She cited the success of FOKAL in changing attitudes and helping reform education among the rural poor. Her organization established pre-schools in rural areas, helped create child-centered classrooms, trained teachers, engaged parents and communities, built libraries, and worked with the public sector to bring about change.

Next, Doucet offered context into the challenges that face Haiti in terms of reforming its educational system. She noted that although humanitarian aid following a crisis often positions education as a protector, providing normalcy and routine to children during a time of crisis, education can also present a huge challenge. She referenced the attacks on schools that have occurred in other regions following disaster or conflict, such as in Afghanistan.

She argued that, in Haiti, violence against education is more symbolic in nature, noting that there exists a lack of political will to change the system. During an interview with a progressive Haitian intellectual, she was told that to educate the masses would be to democratize them, and this poses too deep a threat to the economic elite of the country.

According to Doucet, exacerbating the problem, efforts to reform the system suffer from a lack of coordination among the stakeholders and a lack of integration with other social services, such as those focused on health and nutrition. Doucet argues for a strong central Haitian government that empowers its local authorities to bring about change and for building a solid base of evidence to help direct and coordinate reform efforts.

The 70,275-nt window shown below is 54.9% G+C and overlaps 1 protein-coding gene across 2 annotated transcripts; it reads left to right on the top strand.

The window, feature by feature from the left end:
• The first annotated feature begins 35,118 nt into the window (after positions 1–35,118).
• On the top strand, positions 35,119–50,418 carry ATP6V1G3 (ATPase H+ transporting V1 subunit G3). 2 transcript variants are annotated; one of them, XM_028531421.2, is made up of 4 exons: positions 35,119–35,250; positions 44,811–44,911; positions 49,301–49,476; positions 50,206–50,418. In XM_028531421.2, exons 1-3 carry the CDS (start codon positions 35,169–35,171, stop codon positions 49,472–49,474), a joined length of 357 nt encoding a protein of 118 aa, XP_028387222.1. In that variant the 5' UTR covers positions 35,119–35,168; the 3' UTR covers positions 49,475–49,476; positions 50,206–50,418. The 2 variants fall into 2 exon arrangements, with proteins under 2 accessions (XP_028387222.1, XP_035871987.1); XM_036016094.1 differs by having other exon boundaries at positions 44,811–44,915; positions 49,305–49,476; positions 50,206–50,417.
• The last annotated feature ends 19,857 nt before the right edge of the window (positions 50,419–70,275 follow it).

Presenting another perspective of the challenges in Haiti, Diane Hoffman, an educational anthropologist from the University of Virginia, described her research concerning informal learning among Haiti’s many children who do not attend school. Despite being characterized by the media and various NGOs as vulnerable and victimized, this youth population, Hoffman finds, is not without agency of its own. Out-of-school children, she finds, still seek opportunities for social mobility and independence. Hoffman, who plans to return to Haiti to conduct in-depth ethnographic research on the subject, argues for expanding the notion of education in Haiti to include informal contexts, since 100 percent participation in formal schooling is unlikely in the near future. For instance, she sees the promise of linking informal learning to skills development such as literacy.

Moderating the panel and offering final thoughts was Dana Burde, assistant professor of international education at Steinhardt whose own research has focused on community-based schools in Afghanistan. Burde provided some historical background to the international interest in education in post-disaster regions, noting that interest from NGOs and others developed following the end of the Cold War, after the expansion of humanitarian aid. Also, interest in international education increased following 9/11, since education came to be seen as a security concern.

Burde ended with optimism, noting that the crop of freshly minted PhDs who have joined the ranks of international NGOs is resulting in a more evidence-based practice.